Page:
The project is called pdf.js and is available for everyone to see on GitHub. It has been in development for about a month now, but there's already an early demo available at people.mozilla.org/~gal/test.html that you can check out for yourself. There are still glitches and rendering artifacts, but it's definitely a good start, especially for four weeks of work.
The first order of business is to get pdf.js to render PDFs "natively" in Firefox itself, and the team believes it can get the most commonly used PDF features working in less than three months. The group will start by making a Firefox extension available to interested users that enables inline PDF rendering using pdf.js.
The next step will be to ship pdf.js with Firefox. The team hopes this will result in a substantial usability and security improvement for Mozilla's users since pdf.js uses only safe web languages and doesn't contain any native code pieces attackers could exploit.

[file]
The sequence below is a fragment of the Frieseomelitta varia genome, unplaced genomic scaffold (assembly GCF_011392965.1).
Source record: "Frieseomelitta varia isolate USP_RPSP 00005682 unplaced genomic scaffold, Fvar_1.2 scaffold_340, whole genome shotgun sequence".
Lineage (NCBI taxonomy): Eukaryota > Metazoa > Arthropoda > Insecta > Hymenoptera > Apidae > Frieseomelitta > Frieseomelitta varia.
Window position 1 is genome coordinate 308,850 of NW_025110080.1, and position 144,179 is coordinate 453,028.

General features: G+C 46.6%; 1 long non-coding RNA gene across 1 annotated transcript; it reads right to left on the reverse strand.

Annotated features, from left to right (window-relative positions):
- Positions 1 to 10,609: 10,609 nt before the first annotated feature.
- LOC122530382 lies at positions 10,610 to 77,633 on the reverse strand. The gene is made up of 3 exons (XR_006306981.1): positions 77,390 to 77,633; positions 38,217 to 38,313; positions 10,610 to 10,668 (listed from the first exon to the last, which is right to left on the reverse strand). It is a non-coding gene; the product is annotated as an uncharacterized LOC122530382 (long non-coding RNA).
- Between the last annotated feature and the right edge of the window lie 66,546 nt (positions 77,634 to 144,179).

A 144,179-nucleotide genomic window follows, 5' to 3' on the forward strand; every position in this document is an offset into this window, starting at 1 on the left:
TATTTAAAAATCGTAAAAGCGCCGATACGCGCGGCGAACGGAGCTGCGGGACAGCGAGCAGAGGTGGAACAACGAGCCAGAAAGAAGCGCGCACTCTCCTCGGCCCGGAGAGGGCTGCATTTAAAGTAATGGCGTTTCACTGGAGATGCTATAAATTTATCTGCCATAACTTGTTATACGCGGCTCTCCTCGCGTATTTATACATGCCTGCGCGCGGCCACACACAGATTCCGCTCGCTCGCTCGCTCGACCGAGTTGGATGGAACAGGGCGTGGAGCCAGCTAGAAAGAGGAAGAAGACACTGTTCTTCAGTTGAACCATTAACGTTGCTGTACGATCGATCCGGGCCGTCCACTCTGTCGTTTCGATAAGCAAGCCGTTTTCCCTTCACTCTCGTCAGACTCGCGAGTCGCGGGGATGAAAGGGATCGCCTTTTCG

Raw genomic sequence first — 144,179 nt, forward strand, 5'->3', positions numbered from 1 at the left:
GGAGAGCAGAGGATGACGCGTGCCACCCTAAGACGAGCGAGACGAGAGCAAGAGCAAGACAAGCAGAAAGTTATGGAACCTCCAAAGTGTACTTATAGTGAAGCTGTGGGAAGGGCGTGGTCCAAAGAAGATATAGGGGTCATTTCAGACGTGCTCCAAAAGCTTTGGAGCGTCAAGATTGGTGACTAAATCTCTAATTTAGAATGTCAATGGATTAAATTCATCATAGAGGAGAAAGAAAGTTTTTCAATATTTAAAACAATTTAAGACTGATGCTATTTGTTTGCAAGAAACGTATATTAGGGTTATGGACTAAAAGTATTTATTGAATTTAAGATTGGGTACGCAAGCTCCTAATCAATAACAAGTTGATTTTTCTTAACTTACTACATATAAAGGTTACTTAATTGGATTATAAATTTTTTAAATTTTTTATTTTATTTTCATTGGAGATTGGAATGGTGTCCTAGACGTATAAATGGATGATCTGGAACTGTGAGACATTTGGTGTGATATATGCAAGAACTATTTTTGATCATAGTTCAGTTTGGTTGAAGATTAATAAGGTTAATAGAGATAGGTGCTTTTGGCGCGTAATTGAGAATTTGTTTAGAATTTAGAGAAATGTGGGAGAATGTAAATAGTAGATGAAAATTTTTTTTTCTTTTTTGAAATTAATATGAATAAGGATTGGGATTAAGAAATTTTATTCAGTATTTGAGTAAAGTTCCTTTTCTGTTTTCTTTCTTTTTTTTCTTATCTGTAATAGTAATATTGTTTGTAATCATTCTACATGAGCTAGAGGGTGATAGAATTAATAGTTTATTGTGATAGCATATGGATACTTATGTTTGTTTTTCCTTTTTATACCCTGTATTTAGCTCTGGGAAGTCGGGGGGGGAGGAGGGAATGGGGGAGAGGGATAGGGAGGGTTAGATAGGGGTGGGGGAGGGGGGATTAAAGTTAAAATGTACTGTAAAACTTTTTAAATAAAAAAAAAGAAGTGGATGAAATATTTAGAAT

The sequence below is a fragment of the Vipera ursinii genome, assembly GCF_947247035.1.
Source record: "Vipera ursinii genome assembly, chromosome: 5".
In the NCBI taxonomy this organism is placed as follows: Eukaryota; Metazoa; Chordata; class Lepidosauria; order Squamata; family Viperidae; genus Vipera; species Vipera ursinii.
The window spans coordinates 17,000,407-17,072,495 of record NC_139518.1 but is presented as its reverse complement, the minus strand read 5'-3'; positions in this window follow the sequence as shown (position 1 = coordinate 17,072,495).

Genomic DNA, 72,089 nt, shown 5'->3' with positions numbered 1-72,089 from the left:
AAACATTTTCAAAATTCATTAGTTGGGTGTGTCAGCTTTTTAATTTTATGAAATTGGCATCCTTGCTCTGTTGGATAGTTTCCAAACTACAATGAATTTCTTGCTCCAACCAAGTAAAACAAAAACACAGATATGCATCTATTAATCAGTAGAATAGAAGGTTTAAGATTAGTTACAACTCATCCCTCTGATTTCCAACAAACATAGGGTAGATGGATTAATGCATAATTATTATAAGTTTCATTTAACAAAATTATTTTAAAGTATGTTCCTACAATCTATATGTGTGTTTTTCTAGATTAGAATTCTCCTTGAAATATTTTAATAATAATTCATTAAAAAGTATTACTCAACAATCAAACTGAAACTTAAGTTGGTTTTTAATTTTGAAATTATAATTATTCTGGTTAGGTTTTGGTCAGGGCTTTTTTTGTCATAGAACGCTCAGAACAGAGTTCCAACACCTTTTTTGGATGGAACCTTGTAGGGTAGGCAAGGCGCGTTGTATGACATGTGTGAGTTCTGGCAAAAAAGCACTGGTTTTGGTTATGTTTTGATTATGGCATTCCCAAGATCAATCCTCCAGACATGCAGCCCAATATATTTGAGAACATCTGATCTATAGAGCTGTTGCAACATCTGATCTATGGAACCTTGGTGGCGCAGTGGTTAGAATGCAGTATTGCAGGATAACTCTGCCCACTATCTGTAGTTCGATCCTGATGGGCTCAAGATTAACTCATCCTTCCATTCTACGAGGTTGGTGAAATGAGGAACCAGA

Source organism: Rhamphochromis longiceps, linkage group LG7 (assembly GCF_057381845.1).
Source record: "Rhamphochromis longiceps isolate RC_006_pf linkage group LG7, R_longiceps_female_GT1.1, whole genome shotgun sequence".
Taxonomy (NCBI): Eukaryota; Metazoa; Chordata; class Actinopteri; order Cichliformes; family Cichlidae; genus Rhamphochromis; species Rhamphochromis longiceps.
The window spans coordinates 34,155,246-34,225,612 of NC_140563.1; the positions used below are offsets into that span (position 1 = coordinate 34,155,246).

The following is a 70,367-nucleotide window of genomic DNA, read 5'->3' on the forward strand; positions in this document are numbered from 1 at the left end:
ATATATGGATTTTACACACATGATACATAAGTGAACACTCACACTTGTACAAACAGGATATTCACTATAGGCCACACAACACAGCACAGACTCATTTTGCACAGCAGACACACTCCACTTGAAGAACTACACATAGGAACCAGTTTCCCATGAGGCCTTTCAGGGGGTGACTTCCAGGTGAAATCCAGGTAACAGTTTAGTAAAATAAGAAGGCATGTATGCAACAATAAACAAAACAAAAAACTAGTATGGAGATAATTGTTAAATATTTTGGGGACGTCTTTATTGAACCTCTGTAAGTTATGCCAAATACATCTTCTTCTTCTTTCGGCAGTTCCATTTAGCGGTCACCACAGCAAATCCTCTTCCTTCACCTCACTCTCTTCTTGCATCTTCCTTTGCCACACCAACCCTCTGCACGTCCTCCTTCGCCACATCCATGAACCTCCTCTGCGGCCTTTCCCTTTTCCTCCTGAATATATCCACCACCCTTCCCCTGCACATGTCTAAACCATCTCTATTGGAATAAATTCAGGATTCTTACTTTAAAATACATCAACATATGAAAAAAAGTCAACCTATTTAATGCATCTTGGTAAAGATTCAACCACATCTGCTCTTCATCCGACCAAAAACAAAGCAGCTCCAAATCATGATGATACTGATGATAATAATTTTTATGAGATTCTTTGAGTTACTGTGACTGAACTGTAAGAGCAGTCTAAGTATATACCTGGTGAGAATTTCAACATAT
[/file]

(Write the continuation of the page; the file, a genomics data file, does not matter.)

Last but not least, pdf.js will hopefully turn into a community driven and governed open-source project. It will be used in Firefox, but hopefully it will also be ported to other browser and opened up for use in other applications. The project pdf.js is being licensed under a very liberal 3-clause BSD license and external contributors are welcome to join.
"It's important to note that we're not trying to promote PDF to a first-class web citizen like HTML5 is," Andreas Gal writes in a statement. "Instead we hope that a browser-native PDF renderer written on the web platform allows web technologies to subsume PDF."